John J. Thompson
November 13, 2014
Without net neutrality, minority voices - including those of thoughtful, un-politicized Christians - will be quieted.
Don't let the words fool you. When Obama says "net neutrality," he actually means the federal government (for right now, Obama) should grab a much larger role in regulating the internet in all its dimensions, and that the federal government should pick winners and losers. The federal government (Obama administration) didn't hesitate to favor big business (e.g., Wall Street mega-banks, General Motors) and big labor (e.g., auto workers union) over the "small interests" in the past (he appointed Tim Geitner as Sec of Treas for goodness sakes). Why would anyone think he'd do otherwise now? Or that his successor in office would? Again, don't let the words fool you.
So far, the internet has been uniquely "governed," at least when compared to other "utilities." And so far, that unique "governance" has done pretty well. I'm with the FCC chair (ironically appointed by Obama) on this one.
I have to agree with the above comment by Doug. It troubles me, that there seems to be this mentality in this country that the government must take over/oversee every single aspect of our lives. The politicians also seem to believe that they are anointed experts in any field just because they are elected.
Like Doug said, I do not trust Obama to take care of this at all.
Come on, folks.... what has he done right in the past six years?
I am stunned by this article. Christians lose? There is no evidence the purpose of net neutrality is understood at all in this article. Net neutrality as the left intends it will do to the internet what they have done to cable. It will decrease access, increase the number of gate-keepers, allow total control by few companies, increase costs, increase government influence and censorship and greatly diminish ease of use and user freedom. Bad idea to throw your lot with the social controlling bullies.
I don't know which prospect frightens me more: ISPs selling internet fast lanes to huge corporations, or the federal government trying to run the internet. Both options sound pretty terible to me. Is there another way?
I've been hearing about, and reading about, the concept of net neutrality for years - mostly from tech people and innovators, not left or right politicos. Again, it seems to me that because Obama came out on one side of the issue those who can't stand him assume that the opposite view must be the best one. But I'm pretty sure many of them would assume he was wrong if he stepped out on a sunny day and said that the sky was blue.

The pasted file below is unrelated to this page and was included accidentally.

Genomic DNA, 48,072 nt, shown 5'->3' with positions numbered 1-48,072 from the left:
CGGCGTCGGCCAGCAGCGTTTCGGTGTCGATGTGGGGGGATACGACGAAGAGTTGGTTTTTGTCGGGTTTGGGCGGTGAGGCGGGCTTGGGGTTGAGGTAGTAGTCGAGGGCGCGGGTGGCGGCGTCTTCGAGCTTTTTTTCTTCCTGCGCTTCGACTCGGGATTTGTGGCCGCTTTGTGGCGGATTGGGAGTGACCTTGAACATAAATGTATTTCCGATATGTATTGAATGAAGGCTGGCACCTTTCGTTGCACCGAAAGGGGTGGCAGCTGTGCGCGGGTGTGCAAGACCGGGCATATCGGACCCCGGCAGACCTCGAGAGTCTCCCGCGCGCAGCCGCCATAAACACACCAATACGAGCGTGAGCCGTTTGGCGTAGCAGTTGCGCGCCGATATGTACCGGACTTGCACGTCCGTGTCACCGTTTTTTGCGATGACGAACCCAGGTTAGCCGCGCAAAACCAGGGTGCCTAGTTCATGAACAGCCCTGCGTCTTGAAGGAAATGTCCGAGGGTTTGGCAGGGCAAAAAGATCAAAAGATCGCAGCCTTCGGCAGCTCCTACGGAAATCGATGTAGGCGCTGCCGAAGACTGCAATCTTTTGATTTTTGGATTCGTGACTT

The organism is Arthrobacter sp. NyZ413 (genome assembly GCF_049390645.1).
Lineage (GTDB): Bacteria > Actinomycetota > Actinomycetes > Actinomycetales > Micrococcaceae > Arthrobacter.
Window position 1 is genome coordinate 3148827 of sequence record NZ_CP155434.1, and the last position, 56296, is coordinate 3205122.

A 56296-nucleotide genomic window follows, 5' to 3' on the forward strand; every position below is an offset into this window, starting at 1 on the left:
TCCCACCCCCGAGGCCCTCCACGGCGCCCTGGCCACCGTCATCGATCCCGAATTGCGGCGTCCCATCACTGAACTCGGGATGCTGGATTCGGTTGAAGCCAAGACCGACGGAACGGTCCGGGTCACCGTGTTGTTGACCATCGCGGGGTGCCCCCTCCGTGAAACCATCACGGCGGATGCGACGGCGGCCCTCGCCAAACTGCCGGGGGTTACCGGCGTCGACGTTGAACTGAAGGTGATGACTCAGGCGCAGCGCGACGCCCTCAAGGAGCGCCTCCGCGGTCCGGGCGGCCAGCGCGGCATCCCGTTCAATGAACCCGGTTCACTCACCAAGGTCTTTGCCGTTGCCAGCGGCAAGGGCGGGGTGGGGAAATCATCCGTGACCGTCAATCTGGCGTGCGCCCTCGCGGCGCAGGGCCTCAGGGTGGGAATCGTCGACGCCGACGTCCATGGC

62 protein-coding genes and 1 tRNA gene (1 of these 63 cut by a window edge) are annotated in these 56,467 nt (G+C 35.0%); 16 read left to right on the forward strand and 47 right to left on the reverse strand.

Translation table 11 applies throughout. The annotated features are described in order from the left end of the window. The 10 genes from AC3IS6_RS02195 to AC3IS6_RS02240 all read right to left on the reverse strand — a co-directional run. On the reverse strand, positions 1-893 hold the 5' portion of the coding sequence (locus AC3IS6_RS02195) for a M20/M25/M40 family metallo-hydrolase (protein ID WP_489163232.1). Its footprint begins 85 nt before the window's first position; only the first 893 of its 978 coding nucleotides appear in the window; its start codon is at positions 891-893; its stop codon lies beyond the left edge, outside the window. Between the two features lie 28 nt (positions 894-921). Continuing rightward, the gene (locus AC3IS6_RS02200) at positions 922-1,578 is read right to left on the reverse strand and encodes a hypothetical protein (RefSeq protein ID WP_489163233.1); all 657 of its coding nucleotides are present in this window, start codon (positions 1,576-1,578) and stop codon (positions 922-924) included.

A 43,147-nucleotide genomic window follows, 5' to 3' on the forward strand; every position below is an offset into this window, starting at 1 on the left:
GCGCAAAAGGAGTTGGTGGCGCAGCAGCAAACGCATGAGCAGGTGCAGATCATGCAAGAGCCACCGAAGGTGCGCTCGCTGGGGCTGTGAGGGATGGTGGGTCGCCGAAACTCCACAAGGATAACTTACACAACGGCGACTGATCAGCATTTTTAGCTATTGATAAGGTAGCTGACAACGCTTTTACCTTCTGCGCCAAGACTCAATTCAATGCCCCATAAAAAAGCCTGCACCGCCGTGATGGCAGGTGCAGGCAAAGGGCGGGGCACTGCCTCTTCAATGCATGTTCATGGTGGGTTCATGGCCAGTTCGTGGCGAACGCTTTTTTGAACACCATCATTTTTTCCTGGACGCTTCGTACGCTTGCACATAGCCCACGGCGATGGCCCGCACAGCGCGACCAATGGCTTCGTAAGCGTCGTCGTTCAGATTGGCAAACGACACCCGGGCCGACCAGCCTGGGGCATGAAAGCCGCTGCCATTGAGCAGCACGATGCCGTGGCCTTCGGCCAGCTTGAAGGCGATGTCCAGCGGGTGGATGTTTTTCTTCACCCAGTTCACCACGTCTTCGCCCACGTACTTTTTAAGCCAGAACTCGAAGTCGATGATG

The only thing I trust less than government bureaucracy is corporate oligarchy. I've never heard a Comcast customer say how much he loves that company. All I ever hear about them is that they are over-priced, their service is terrible, and that people only use them because there is no other option. And because Obama favors "net neutrality" millions of conservatives then somehow think it would be better for Comcast to control the internet than the public? That's an undue politicization of this issue, in my opinion, and a sad one.
I'm no fan of "big government" - but there comes a time when these mega corps need to be challenged. Competition and innovation is what "governed" the net so far, and allowing the players with the most cash to squash that competition and innovation does not seem wise to me. It may be that the current proposal is imperfect - I'm sure it is - but the concept behind it is critical and should not be politicized. Christians and other minority interests (and while Christians are no minority in the culture we certainly are in the media) should be very careful about surrendering to the whims of the Comcasts.
JJT: You end with the words "... whims of the Comcasts" (plural) and perhaps that is a critical point. There is more than one major player when it comes to interest in the internet. There is nothing close to a monopoly. As to federal governments in the US, there is only one. The federal system already has anti-trust laws in place to deal with market monopolies. They also have an FCC that does provide some level of regulation. Again, the governance of the internet is quite unique but so far, it has done quite well. Why would we want to exchange that record for the regulation of one guy, the president (who is head of all federal agencies), especially when we already know that regardless of who sits in that chair, a thousand lobbyists vie for his and his staff's attention every day, and when we already know that presidents routinely give favors of all kinds to those who favor their election coffers.